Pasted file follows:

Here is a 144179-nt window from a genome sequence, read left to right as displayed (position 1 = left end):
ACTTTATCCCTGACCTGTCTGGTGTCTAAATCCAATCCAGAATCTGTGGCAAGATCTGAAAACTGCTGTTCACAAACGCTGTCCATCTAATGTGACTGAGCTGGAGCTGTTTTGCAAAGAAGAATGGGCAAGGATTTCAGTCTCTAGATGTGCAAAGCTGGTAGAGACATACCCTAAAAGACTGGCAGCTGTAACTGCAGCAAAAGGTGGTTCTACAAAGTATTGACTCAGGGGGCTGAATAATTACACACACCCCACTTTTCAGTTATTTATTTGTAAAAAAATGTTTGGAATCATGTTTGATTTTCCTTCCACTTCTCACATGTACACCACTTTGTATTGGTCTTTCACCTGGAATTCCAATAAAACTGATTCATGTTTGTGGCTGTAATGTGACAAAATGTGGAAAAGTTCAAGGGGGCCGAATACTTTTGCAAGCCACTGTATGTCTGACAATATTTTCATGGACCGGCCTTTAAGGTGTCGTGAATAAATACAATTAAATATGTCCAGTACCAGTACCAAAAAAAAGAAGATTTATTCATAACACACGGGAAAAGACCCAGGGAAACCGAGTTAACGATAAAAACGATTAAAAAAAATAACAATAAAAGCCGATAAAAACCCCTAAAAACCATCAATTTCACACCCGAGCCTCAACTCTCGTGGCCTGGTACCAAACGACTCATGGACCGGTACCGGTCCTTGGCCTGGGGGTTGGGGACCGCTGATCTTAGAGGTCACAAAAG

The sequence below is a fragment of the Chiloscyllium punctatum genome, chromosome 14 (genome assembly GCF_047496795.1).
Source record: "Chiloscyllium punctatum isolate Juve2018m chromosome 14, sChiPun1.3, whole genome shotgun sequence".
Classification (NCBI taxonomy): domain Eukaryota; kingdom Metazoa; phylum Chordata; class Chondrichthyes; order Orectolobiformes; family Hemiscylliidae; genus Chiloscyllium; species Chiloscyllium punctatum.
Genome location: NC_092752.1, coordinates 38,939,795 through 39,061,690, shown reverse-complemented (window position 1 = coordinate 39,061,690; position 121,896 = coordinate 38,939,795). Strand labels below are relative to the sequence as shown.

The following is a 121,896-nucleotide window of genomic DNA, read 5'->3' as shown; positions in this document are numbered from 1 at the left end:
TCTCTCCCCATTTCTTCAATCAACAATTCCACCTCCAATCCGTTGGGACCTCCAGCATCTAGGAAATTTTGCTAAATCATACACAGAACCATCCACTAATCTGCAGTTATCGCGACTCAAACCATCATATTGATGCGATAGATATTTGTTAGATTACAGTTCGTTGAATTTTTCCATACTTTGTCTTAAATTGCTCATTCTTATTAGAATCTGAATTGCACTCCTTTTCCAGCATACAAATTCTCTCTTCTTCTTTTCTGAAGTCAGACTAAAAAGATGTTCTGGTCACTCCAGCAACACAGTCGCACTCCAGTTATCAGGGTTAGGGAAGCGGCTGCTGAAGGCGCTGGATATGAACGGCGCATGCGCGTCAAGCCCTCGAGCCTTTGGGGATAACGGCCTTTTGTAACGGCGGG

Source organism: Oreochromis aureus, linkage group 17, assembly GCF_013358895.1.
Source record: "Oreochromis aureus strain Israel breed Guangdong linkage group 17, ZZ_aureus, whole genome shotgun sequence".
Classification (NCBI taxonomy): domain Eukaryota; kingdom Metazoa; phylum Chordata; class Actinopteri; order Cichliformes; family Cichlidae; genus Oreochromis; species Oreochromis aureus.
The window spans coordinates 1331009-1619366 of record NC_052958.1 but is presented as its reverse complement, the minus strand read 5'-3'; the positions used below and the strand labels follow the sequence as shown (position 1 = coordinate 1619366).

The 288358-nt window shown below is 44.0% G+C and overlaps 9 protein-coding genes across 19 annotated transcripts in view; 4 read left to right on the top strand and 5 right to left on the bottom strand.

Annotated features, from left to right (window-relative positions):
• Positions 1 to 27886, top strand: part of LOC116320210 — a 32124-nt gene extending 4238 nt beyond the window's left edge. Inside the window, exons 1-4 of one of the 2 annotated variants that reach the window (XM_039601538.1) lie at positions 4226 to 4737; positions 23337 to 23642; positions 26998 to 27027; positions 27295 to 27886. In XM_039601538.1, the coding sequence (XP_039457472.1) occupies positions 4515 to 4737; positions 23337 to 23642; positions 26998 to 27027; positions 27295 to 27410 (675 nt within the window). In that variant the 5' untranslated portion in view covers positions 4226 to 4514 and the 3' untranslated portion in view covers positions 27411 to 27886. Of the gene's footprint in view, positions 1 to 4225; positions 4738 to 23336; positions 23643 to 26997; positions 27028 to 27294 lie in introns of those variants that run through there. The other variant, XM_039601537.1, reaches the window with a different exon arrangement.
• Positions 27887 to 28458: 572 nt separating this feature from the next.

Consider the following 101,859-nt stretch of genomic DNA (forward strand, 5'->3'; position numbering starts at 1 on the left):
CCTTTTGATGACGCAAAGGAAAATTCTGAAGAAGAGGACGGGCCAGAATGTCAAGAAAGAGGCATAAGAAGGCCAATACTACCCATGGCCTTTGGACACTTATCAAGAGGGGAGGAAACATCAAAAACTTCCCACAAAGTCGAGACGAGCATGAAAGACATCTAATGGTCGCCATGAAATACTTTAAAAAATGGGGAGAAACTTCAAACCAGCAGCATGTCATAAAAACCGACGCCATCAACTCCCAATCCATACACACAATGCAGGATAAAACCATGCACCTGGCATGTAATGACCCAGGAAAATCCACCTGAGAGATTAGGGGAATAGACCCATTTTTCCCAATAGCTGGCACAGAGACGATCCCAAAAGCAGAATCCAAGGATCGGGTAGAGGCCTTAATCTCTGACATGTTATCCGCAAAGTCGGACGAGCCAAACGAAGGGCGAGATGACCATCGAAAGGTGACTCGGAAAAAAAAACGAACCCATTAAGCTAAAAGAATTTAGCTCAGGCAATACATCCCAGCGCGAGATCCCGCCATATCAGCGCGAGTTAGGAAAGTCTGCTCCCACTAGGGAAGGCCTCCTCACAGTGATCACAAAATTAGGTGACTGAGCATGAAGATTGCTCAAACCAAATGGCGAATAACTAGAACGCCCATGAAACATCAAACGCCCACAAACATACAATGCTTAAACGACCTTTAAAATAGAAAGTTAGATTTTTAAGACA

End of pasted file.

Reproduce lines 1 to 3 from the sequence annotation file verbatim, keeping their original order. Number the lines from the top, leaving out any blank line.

Here is a 144179-nt window from a genome sequence, read left to right as displayed (position 1 = left end):
ACTTTATCCCTGACCTGTCTGGTGTCTAAATCCAATCCAGAATCTGTGGCAAGATCTGAAAACTGCTGTTCACAAACGCTGTCCATCTAATGTGACTGAGCTGGAGCTGTTTTGCAAAGAAGAATGGGCAAGGATTTCAGTCTCTAGATGTGCAAAGCTGGTAGAGACATACCCTAAAAGACTGGCAGCTGTAACTGCAGCAAAAGGTGGTTCTACAAAGTATTGACTCAGGGGGCTGAATAATTACACACACCCCACTTTTCAGTTATTTATTTGTAAAAAAATGTTTGGAATCATGTTTGATTTTCCTTCCACTTCTCACATGTACACCACTTTGTATTGGTCTTTCACCTGGAATTCCAATAAAACTGATTCATGTTTGTGGCTGTAATGTGACAAAATGTGGAAAAGTTCAAGGGGGCCGAATACTTTTGCAAGCCACTGTATGTCTGACAATATTTTCATGGACCGGCCTTTAAGGTGTCGTGAATAAATACAATTAAATATGTCCAGTACCAGTACCAAAAAAAAGAAGATTTATTCATAACACACGGGAAAAGACCCAGGGAAACCGAGTTAACGATAAAAACGATTAAAAAAAATAACAATAAAAGCCGATAAAAACCCCTAAAAACCATCAATTTCACACCCGAGCCTCAACTCTCGTGGCCTGGTACCAAACGACTCATGGACCGGTACCGGTCCTTGGCCTGGGGGTTGGGGACCGCTGATCTTAGAGGTCACAAAAG

The sequence below is a fragment of the Chiloscyllium punctatum genome, chromosome 14 (genome assembly GCF_047496795.1).